• Celsius is suing StakeHound for allegedly not returning $150 million worth of crypto assets.
• The US Senate Committee on Finance is asking the cryptocurrency industry for help in understanding how to address tax challenges and opportunities presented by digital assets.
• South Korea is requiring companies to disclose their crypto holdings in financial statements starting in 2024.
Celsius Sues StakeHound
Bankrupt crypto lender Celsius has filed a lawsuit against liquid staking platform StakeHound over the latter’s alleged failure to return $150 million worth of ethereum (ETH), polygon (MATIC), polkadot (DOT) and other tokens. According to court filings, in 2021, Celsius entrusted StakeHound with 25,000 staked native ETH, 35,000 native ETH, 40 million MATIC, and 66,000 DOT. It exchanged the tokens for StakeHound’s liquid staking stTokens. “StakeHound continues to wrongfully withhold or otherwise deprive Celsius of possession of all of these valuable Native Tokens,” Celsius said, adding that “StakeHound went even further [arguing that it] “has no obligation to exchange native ETH” for the stTokens that StakeHound previously issued to Celsius, thus threatening to permanently deprive Celsius and its creditors of” the funds. StakeHound should be required to turn the tokens over to Celsius and pay damages as well as attorneys’ and other fees, the lender said.
US Finance Committee Asks Crypto Industry for Opinions
The US Senate Committee on Finance has sent a letter asking the cryptocurrency industry for help in understanding how Congress can address tax challenges and opportunities presented by digital assets. In Tuesday’s letter , Chairman Ron Wyden and Ranking Member Mike Crapo listed questions grouped into nine categories: marking-to-market for traders and dealers; trading safe harbor; treatment of loans of digital asset; wash sales; constructive sales; staking and mining; valuation and substantiation; nonfunctional currency; and reporting. The Committee will collect answers to these questions until September 8th.
Russia’s Duma Passes Digital Ruble Bill
Russia’s lower house of parliament — known as the Duma — has passed a bill that would pave way for launching its proposed digital ruble currency . The first reading was held March 17th while second reading was held April 22nd with 458 votes in favor , 1 opposed , with 1 abstaining . The bill allows Russia’s central bank — Bank of Russia — issue its own central bank digital currency (CBDC). It also sets out rules governing issuance , circulation , storage , use & transfer of CBDCs like digital rubles . Under this law , Bank of Russia would be allowed issue CBDCs directly or indirectly through authorized operators . This move could mean Russia joins ranks growing list countries exploring launching their own CBDCs including China & European Union .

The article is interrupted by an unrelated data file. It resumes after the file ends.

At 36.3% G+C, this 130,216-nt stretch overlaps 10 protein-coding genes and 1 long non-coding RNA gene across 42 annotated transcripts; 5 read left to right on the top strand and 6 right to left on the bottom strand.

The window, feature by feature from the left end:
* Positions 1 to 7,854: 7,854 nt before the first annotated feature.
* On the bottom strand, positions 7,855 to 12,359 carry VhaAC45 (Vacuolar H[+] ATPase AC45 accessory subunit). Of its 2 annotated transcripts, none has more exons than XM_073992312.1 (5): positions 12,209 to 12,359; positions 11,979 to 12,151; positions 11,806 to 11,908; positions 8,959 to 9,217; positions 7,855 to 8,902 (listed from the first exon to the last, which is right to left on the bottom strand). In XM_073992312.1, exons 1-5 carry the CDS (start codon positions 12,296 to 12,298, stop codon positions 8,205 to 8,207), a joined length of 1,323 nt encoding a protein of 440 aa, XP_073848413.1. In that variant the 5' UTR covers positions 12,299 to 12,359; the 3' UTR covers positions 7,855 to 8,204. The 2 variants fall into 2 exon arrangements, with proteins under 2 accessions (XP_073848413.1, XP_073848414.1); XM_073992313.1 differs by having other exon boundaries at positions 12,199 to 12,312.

Stablecoins are ‘Existential Threat’
A recent report from Standard Chartered argued stablecoins pose an “existential threat” to countries’ policy sovereignty if left unchecked . According Faisal Khan , global head group regulatory affairs at Standard Chartered : “ We see this technology potentially becoming an existential threat monetary policy making sovereignty countries if it not managed properly .” He added that governments have been slow react new technologies such as stablecoins & need think about how they can best regulate them ensure stability across financial systems .
South Korea Requires Companies Disclose Crypto Holdings
Starting in 2024 , South Korean companies will be required disclose their holdings crypto assets financial statements according draft rules from country . Companies must disclose information regarding quantity , characteristics , business models & accounting policies related sale digital assets along profits volume & market value those assets . Additionally , any sales made through these companies will be recognized profit once obligations holders met .